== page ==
Metro-East News

O’Fallon city officials one step closer to developing downtown plaza

O’Fallon mayor discusses downtown plaza

Plans are underway for the development of a new downtown plaza in O’Fallon. The proposed multipurpose plaza, planned for the area of First and Vine streets, is part of the Destination O’Fallon plan -- aimed at attracting businesses and residents.
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Plans are underway for the development of a new downtown plaza in O’Fallon. The proposed multipurpose plaza, planned for the area of First and Vine streets, is part of the Destination O’Fallon plan -- aimed at attracting businesses and residents.

Almost one year later and more than $200,000 spent in research and design, city officials are zeroing in on initials plans for a downtown plaza.

The proposed multipurpose community plaza, planned for the area known as the “Santa Hut” lot at First and Vine streets, is part of the Destination O’Fallon plan, an economic initiative aimed at attracting businesses and residents. The plan includes a pavilion that would sit on the 1.7-acre space for events like a farmers market, festivals and entertainment.

The plaza plan was put on hold after questions arose regarding a high-pressure natural gas line that runs near the area of the planned pavilion.

But city officials were back at last month when they approved engineering and architectural design services in a $171,800 agreement with Millennia Professional Services, a consulting and construction firm with offices in St. Louis and Fairview Heights, among other Illinois locations. The firm will come up with ideas that would place the pavilion far enough away from the gas line, City Administrator Walter Denton said.

“Moving it (the gas line) is not practical. The cost seems extreme, so there would have to be a pretty good reason to move it,” Denton said. “So, the architects and engineers are trying to design something around it or away from it so we don’t have to move it.”

Downtown Plaza Concept 1
The original plan for the Downtown Plaza project. Provided

Millennia will provide engineering, and construction management plans for the proposed pavilion, parking and roadway improvements, according to the agreement. The company partnered with Waterloo-based architecture firm Quadrant Design to develop architectural plans for the pavilion, which would be complete with restrooms under the company’s initial proposal.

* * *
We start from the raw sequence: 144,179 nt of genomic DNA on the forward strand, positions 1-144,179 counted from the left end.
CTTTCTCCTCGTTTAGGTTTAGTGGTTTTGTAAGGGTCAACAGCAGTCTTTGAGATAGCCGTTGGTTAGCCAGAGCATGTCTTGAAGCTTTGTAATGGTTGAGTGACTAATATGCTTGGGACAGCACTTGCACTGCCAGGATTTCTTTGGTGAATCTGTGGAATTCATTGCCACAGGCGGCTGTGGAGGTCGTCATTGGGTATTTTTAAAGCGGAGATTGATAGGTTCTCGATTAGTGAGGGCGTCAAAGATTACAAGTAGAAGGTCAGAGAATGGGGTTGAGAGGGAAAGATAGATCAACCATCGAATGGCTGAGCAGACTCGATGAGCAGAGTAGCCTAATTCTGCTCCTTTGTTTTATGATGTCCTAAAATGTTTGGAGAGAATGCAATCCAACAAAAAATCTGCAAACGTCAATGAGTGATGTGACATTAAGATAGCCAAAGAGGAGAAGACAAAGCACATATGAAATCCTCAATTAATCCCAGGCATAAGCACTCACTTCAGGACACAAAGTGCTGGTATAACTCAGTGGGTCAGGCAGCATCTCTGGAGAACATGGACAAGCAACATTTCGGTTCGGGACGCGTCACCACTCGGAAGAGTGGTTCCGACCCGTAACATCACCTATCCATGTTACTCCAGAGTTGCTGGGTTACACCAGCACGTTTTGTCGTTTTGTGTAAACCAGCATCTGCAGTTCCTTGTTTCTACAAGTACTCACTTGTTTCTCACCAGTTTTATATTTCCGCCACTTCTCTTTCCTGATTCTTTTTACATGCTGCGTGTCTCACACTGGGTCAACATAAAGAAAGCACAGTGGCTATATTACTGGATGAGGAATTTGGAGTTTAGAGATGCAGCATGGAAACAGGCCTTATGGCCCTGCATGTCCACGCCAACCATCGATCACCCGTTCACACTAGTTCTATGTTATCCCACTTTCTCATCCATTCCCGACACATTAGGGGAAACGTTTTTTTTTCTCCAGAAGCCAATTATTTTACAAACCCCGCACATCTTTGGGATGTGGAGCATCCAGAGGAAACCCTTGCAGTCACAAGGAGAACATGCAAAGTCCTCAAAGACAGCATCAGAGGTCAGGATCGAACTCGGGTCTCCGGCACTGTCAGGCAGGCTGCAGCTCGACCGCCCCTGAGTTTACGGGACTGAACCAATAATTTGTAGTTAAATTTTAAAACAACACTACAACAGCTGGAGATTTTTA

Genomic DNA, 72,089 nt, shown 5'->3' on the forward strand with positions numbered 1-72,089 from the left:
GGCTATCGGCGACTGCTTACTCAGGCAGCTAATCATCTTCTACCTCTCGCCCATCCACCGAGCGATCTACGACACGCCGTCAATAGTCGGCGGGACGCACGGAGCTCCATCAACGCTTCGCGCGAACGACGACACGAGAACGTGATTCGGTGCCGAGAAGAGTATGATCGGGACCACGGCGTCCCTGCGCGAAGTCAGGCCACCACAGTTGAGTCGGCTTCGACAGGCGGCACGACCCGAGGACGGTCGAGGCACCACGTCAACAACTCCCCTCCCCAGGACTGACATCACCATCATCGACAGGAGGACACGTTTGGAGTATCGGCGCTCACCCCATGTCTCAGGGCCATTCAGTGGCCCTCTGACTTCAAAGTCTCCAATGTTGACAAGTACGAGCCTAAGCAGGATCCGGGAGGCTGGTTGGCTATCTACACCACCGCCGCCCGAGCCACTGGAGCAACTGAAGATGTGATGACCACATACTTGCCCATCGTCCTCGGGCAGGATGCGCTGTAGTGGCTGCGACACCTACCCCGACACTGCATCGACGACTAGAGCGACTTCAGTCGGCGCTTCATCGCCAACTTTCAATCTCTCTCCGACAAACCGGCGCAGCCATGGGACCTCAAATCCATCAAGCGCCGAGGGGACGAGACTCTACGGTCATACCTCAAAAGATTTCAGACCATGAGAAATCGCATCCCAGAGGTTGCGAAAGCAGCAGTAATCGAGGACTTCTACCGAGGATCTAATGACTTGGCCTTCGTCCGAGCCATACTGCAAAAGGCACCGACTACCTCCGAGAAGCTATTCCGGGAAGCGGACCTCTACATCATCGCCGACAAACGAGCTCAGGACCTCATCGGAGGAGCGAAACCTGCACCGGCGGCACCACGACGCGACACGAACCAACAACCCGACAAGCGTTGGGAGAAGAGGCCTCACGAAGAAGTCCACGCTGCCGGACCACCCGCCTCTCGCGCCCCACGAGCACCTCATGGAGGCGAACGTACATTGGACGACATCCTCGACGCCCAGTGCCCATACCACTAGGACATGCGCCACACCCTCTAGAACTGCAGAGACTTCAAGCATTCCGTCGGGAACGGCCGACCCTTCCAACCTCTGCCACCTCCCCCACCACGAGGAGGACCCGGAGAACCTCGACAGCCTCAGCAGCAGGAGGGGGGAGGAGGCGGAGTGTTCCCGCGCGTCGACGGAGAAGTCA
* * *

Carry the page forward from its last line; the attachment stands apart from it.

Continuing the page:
Design proposals could be ready in the next few weeks, Denton said. When they come back, city administrators will review the proposals and develop options to present to the city council.

Construction could begin as soon as spring, Mayor Herb Roach said.

In December last year, the city approved a $64,750 deal with St. Louis-based design firm SWT to offer a plan for public outreach, signage and a concept proposal for connecting the adjacent block, known as “the Depot” to the plaza.

Upwards of 70 residents attended a meeting in January to share their suggestions, and a total of more than 1,300 contributed their ideas online, according to Community Development Director Ted Shekell.

One of the big reasons we moved over here is because we saw the city was willing to make significant investments and renovations downtown.

Jon Greenstreet, co-owner of The Bike Surgeon

The plaza will bring more parking to downtown, the mayor said, as well as attract more people to frequent businesses. The city is working with the railroad company and St. Clair County to develop more parking, possibly along the railroad’s easement or near the county’s transit center.

Jon Greenstreet, co-owner of The Bike Surgeon, says he “loves the idea” of the plaza, which under one scenario would be located across the railroad tracks from the bike shop.

“One of the big reasons we moved over here is because we saw the city was willing to make significant investments and renovations downtown,” Greenstreet said.

After the delay surrounding the gas line, Greenstreet said, “It’s very exciting to hear they’re back to looking at supporting it.”

The Bike Surgeon, previously located in Green Mount Crossing Shopping Center in Shiloh, relocated to downtown O’Fallon in spring 2017.

The city planned $1.5 million into its 2018 budget for the project, though the plaza could cost more or less, depending on what aldermen approve, the city administrator said. An increase in the city’s hotel-motel tax is expected to collect sufficient funds to pay for the $1.5 million in bonds sold to pay for the plaza project.

City officials approved a rate hike in November 2016 to increase the hotel-motel tax from 5 percent to 9 percent, with the additional 4 percent of revenue funding Destination O’Fallon projects. The city collected $815,000 in hotel-motel tax revenue in 2016.

Developing a multi-sports complex in the O’Fallon Family Sports Park is also part of the Destination O’Fallon plan. The overall project, including improvements to the sports park, is expected to cost up to $9.5 million.

For more information about the Downtown O’Fallon initiative, visit www.ofallonillinois.org/.

Kelsey Landis: 618-239-2110, @kelseylandis

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